Big Speeches And Lots Of Tension At Day 1 Of The GOP Convention

Chris Christie

Photo: Getty

Good morning. We’re still keeping our eyes on Isaac, but its path has veered away from any disruption in Tampa, where it’s the first official day of the now-shortened Republican National Convention. Tuesday will be one of three now jam-packed days in Tampa after Isaac forced the cancellation of almost all of Monday’s events. Mitt Romney is travelling to Tampa today, where he is set to be nominated in a roll-call vote. But that won’t come without a fight. 

Some Romney campaign-led proposed rule changes yesterday frustrated supporters of Ron Paul and other so-called “grassroots” conservatives. They even caught the eye of Sarah Palin. The rule changes, in effect, would have limited any and all challenges to Romney’s nomination. This will come primarily from Paul supporters, but both sides agreed on a compromise that one Republican told The New York Times would lead to a “warm and fuzzy convention”:

Some activists announced that they had succeeded in preventing what they called a power grab by the party establishment.

But supporters of Representative Ron Paul of Texas expressed frustration over what they said were efforts by Mr. Romney’s aides and supporters to silence their voices in the convention hall. They were goaded along by Mr. Paul, who has declined a speaking slot, accusing the Romney campaign of trying to control his message.

Meanwhile, some other potential tension was quickly diffused from the convention’s keynote speaker: New Jersey Gov. Chris Christie

The New York Post reported Monday that Christie was among the leaders to be chosen as Romney’s running mate — which eventually, of course, went to Paul Ryan — but that Christie wouldn’t have accepted the honour because he thinks Romney is going to lose. 

“[Christie] felt, at one point, that [President] Obama could lose this. And, look, there still is that chance. But he knows, right now, you have to say it’s unlikely,” one source told the Post.

Christie spent much of the day debunking that report, calling it “shoddy reporting.” And he’ll probably spend much of today talking about it, too, before he gives his big keynote speech tonight in the 10 p.m. hour. Knowing Christie’s lively and outspoken manner — plus the notion that he might be planting the seeds for a 2016 presidential run if Romney doesn’t win — this is perhaps the must-watch speech of the convention.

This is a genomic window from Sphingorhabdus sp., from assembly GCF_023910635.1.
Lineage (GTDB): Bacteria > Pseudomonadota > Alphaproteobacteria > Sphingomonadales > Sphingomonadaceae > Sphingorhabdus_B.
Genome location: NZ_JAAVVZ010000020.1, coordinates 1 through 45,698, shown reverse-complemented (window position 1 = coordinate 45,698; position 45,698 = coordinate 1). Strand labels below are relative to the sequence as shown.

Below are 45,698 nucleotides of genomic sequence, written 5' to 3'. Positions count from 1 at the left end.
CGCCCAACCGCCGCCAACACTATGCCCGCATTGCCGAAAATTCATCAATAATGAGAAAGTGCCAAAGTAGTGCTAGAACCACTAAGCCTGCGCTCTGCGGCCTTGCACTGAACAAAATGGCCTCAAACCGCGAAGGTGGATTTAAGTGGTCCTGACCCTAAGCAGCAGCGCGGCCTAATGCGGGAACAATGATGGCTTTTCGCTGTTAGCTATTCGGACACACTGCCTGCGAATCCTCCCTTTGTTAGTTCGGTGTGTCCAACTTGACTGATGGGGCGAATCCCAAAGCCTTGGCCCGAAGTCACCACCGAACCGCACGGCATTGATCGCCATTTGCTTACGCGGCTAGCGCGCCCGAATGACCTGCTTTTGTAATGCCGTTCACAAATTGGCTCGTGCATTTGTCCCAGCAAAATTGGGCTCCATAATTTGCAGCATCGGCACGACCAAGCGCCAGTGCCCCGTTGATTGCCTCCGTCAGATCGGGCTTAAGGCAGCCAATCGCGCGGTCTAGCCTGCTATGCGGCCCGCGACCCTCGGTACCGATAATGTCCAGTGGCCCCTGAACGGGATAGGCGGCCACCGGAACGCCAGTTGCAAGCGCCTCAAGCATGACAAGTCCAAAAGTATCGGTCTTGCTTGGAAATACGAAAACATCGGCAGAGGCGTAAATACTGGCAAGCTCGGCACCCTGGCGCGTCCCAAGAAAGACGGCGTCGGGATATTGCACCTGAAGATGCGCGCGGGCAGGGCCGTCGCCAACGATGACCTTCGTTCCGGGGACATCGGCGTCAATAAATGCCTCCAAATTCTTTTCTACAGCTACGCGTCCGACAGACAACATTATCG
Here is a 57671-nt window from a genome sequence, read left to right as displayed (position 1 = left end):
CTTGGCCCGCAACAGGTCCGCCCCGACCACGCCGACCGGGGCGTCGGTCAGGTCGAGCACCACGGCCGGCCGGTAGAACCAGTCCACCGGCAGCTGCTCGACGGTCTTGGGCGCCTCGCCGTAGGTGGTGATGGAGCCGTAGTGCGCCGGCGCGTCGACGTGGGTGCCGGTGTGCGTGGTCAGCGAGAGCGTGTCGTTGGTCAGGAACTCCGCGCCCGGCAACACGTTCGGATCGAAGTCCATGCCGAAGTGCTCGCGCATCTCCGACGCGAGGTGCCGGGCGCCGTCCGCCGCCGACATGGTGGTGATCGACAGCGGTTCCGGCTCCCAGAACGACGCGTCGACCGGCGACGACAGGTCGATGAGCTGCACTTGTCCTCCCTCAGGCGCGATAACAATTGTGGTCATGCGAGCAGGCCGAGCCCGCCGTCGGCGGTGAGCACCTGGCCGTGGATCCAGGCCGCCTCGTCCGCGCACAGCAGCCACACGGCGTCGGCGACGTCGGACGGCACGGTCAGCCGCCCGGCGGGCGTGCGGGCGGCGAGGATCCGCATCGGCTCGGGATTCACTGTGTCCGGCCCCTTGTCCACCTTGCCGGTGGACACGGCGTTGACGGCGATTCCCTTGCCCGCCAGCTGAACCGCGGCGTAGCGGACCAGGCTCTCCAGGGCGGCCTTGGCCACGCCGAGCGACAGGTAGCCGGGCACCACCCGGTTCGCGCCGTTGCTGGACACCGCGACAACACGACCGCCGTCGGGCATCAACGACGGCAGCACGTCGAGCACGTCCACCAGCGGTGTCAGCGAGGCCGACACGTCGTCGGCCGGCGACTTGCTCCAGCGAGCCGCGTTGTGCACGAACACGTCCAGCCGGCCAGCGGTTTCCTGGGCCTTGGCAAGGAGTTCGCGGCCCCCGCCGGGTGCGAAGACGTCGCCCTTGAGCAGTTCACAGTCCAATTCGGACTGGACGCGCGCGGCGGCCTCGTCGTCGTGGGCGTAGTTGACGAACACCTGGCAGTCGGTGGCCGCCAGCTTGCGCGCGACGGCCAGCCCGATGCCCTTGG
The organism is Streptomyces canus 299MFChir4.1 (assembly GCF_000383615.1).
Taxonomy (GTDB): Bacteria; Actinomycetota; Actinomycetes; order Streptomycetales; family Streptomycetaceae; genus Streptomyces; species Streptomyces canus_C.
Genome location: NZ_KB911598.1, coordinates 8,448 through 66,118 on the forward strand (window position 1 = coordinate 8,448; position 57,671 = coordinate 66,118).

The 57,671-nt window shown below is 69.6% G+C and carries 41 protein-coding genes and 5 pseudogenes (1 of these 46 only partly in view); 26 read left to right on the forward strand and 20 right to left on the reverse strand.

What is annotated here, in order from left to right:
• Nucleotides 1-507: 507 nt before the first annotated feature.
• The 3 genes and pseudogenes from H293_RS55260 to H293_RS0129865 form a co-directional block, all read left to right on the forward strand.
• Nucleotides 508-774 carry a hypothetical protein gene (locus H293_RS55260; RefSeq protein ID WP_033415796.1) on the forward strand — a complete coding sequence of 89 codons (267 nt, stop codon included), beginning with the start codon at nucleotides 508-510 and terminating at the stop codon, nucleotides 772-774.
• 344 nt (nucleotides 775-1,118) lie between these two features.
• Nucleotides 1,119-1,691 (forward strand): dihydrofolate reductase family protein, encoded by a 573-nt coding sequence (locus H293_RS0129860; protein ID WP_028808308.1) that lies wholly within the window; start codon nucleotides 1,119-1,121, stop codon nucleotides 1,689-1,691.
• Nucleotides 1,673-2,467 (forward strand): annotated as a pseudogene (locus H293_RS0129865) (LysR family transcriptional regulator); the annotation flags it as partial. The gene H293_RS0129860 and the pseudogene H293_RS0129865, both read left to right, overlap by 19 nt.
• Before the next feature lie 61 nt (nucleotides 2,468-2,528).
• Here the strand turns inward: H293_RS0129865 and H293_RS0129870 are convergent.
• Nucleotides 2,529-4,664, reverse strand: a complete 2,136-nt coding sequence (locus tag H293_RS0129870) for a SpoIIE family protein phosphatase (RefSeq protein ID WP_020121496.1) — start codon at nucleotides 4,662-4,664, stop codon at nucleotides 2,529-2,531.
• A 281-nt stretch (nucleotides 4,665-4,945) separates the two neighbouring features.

The other big speech tonight is from Ann Romney, the potential future First Lady of the United States.

Eighteen years after she was considered a liability for her husband’s U.S. Senate campaign in Massachusetts, she’s now considered one of his biggest assets as he seeks to close the “likability” gap with President Obama. You’ll hear a lot about how she’s going to try to “humanize” Mitt Romney, even though there’s been way too much talk of “humanising” Mitt Romney since the Republican primaries.

Ann Romney was originally supposed to speak Monday, but Isaac changed that. (organisers were considering moving her speech back anyway, because the major networks were not going to cover Monday night’s proceedings.)


  • Virginia Gov. Bob McDonnell
  • Wisconsin Gov. Scott Walker, a rising conservative star after his Wisconsin recall election victory
  • Nevada Gov. Brian Sandoval, who is trying to help the GOP make inroads with Latino voters
  • Former Congressman Artur Davis, a Democrat-turned-Republican
  • South Carolina Gov. Nikki Haley, who will undoubtedly attempt to appeal to women
  • Texas Congressional candidate Ted Cruz, another rising conservative star


  • The conventions are kind of weird.
  • Obama’s lighting it up in some polls, even the conservative Rasmussen, heading into the GOP convention proceedings. 
  • In a special convention magazine, Bloomberg paints RONALD REAGAN a “socialist!”
  • Rush Limbaugh thinks weather is part of a vast liberal conspiracy.
  • New York Times columnist David Brooks mocks the convention reimagination of Romney.
  • There’s more interest in the party platforms than there is in the candidate’s speeches.

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